Bethesda’s Michelle Jacoby believes there’s someone out there for everyone. It’s the guiding principle behind the matchmaking business she started in July 2009.
With a roster of 17 clients, Jacoby dedicates her days to the details of matchmaking: performing background checks on possible matches, conducting multiple interviews with clients and then debriefing them after dates. She wants to make sure that clients know what they want in a partner.
“The worst is falling in love with potential and thinking that someone’s going to change,” Jacoby says. “People don’t freaking change! You should focus on who they are right now.”
She also cautions against being ?blinded by instant chemistry. Couples will find that “the more someone meets your true emotional needs, the more chemistry grows because intimacy grows,” she says.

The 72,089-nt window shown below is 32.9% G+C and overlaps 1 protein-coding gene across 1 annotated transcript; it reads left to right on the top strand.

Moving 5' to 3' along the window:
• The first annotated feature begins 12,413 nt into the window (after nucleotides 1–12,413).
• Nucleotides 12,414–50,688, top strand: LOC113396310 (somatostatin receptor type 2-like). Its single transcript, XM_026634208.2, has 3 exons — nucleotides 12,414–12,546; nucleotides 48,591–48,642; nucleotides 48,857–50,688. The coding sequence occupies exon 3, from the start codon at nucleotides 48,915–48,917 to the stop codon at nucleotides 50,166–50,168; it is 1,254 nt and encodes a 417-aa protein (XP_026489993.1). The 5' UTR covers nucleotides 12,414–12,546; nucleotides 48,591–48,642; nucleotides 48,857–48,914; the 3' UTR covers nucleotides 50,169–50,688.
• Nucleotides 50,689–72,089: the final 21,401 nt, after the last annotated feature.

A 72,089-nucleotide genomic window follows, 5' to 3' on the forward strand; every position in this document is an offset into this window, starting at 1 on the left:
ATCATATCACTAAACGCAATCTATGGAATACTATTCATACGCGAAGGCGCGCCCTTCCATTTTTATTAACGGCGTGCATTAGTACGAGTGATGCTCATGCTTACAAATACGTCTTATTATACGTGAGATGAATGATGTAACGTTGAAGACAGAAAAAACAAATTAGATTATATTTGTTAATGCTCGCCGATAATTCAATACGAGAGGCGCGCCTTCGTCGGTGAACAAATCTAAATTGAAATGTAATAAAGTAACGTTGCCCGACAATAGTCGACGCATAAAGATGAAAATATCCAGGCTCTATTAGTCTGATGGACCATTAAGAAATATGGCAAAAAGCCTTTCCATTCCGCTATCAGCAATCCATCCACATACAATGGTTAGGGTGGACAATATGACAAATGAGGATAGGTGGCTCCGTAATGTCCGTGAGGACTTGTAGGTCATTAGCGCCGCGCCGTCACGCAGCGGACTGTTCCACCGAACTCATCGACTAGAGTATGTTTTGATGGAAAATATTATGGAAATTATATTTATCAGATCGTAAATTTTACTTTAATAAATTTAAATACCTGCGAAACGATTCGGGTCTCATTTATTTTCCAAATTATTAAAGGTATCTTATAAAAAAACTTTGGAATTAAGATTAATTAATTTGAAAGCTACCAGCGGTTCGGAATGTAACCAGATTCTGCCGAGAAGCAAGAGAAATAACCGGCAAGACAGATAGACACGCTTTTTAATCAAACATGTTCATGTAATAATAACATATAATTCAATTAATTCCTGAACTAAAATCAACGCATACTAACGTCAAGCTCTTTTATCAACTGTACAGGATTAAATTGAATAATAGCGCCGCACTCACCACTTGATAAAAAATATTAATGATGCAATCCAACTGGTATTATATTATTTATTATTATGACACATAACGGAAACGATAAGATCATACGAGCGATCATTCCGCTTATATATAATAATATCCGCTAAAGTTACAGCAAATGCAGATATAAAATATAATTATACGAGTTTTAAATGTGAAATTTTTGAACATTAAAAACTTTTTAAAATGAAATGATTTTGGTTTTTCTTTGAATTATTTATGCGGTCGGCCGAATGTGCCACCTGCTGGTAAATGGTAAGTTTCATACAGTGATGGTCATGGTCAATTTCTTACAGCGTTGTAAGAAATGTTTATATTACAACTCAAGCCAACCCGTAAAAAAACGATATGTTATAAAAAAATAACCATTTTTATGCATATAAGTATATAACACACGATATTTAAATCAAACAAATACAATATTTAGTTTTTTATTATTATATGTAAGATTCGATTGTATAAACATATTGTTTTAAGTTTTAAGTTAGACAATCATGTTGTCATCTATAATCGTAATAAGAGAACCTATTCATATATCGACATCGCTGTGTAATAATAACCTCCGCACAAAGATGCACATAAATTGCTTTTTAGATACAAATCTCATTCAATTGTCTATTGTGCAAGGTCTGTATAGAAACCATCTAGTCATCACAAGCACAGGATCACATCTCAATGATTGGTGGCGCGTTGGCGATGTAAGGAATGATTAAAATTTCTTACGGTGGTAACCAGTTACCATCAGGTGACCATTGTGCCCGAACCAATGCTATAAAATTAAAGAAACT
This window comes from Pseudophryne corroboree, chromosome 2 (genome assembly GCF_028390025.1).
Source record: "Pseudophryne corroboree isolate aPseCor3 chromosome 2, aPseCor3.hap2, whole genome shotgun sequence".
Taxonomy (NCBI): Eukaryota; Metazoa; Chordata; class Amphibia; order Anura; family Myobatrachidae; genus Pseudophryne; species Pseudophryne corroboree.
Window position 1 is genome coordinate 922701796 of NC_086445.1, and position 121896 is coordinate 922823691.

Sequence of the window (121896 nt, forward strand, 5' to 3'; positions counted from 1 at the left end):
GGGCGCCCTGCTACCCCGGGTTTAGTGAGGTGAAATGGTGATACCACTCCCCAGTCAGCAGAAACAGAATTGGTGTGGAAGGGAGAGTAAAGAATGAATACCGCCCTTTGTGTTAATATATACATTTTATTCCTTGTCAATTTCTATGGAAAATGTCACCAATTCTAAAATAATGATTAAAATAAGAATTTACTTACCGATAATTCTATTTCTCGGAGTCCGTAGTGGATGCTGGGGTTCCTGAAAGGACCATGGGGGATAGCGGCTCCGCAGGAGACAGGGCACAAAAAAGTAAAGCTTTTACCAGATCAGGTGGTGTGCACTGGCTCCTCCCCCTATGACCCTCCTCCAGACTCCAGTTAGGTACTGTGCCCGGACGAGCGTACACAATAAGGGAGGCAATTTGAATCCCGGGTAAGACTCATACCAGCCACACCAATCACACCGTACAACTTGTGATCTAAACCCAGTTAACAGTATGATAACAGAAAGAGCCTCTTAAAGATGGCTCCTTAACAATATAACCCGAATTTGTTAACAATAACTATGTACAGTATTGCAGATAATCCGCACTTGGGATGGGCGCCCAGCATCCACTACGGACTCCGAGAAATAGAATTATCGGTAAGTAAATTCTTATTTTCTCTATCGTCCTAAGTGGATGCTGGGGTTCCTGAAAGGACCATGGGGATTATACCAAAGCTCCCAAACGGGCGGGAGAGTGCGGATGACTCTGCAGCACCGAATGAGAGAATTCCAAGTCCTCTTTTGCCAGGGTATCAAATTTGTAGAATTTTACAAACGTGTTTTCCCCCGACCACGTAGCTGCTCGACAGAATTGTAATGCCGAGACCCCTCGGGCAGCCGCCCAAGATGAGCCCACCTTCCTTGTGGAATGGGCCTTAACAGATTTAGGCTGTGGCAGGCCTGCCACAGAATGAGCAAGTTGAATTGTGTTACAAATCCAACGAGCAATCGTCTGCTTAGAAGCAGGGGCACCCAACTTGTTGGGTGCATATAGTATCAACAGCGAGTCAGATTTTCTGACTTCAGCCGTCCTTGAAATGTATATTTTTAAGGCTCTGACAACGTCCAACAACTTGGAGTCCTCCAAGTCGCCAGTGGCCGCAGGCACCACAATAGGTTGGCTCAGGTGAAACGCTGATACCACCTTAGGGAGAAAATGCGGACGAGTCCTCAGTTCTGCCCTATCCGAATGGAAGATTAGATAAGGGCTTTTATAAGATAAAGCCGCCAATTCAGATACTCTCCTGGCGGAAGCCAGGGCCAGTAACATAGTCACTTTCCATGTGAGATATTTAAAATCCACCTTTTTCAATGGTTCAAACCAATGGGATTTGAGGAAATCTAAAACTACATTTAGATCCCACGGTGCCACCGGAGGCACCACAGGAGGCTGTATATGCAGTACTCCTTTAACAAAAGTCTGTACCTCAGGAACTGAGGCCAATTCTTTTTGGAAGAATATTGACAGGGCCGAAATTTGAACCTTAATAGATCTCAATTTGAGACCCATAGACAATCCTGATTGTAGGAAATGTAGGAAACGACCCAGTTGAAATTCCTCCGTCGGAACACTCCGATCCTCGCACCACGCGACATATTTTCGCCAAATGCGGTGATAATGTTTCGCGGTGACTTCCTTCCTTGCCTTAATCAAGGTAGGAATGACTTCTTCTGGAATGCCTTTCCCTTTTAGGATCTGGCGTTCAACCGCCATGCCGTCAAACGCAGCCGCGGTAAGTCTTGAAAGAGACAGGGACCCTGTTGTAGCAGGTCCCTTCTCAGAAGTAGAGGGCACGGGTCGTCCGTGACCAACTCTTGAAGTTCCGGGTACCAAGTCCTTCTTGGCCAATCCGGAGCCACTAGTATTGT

Although Jacoby has facilitated only one marriage (the bride was Carrie Keener, who participated in a Bethesda Magazine matchmaking experiment in 2010), she says she has left a “wake of couples behind.” Jacoby recalls one 2010 match between a man and a woman with very dissimilar backgrounds. Jacoby says the woman once asked her, “Does it make sense that he’s nothing like what I expected, but had all the qualities I could have hoped for?”
“We put so much stock in people’s résumés,” says Jacoby, who was planning to get married herself in June, “but the heart is much more important.”
What she has learned about love: “People are focusing too much on idealistic, romantic comedy-type love instead of the partner who will have your back and love you and accept you just the way you are.”
—Mary Clare Fischer